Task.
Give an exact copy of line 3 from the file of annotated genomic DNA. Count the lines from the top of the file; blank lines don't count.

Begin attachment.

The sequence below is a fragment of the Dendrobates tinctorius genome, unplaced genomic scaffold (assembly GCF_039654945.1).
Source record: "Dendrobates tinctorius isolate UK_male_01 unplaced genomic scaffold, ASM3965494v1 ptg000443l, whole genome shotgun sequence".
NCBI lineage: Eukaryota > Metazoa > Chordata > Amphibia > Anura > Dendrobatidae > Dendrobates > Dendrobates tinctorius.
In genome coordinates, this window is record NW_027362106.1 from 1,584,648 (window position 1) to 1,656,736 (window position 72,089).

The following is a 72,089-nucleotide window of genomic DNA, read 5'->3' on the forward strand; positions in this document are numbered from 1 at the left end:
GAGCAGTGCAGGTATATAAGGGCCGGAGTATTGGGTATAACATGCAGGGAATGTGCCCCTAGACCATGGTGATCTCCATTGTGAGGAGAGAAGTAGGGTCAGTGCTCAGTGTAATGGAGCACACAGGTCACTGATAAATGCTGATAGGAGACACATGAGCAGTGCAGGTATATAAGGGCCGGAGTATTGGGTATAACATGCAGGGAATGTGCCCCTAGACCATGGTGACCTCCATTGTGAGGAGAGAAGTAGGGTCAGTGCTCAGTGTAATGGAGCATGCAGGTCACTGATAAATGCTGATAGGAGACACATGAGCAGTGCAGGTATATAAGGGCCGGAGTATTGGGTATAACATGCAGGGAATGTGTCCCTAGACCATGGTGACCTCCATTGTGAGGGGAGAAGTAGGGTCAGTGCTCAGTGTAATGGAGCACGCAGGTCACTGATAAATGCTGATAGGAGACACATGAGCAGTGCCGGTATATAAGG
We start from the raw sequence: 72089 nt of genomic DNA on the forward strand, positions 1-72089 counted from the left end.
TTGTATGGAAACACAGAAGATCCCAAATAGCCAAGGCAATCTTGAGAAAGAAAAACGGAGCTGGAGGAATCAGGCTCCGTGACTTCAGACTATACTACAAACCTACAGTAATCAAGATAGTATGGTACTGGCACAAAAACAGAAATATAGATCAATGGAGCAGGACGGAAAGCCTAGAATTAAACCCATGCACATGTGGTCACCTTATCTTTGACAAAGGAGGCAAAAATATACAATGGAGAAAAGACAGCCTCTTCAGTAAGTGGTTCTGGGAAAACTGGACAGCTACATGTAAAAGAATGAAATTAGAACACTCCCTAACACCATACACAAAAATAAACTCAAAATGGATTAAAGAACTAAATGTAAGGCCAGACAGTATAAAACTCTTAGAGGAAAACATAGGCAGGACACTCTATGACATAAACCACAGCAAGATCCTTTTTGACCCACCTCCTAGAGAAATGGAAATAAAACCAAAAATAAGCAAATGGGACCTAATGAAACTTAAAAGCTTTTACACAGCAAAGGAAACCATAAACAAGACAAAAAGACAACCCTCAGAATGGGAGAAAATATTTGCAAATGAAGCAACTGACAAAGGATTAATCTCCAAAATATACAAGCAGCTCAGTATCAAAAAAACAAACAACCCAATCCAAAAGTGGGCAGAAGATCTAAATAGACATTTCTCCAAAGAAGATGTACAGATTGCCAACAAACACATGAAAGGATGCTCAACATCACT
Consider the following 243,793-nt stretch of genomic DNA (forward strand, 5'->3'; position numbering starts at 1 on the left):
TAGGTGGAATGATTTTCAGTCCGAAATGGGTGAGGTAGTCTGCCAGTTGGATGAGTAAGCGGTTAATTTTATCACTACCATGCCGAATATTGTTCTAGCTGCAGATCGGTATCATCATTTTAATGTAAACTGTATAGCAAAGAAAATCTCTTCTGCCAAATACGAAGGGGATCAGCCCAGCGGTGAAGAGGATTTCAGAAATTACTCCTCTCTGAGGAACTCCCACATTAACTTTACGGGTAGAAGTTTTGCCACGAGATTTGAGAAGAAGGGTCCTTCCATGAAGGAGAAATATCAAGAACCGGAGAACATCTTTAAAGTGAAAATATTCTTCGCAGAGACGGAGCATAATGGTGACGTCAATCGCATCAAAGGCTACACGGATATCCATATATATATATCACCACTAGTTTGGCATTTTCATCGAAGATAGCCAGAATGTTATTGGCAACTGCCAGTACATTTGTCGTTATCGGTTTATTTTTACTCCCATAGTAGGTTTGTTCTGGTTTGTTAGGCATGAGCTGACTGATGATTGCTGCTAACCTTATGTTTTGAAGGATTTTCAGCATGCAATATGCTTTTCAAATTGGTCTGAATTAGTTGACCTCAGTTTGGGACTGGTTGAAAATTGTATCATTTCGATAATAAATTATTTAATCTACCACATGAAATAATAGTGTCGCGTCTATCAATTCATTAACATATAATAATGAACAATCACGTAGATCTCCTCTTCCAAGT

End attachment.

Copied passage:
NCBI lineage: Eukaryota > Metazoa > Chordata > Amphibia > Anura > Dendrobatidae > Dendrobates > Dendrobates tinctorius.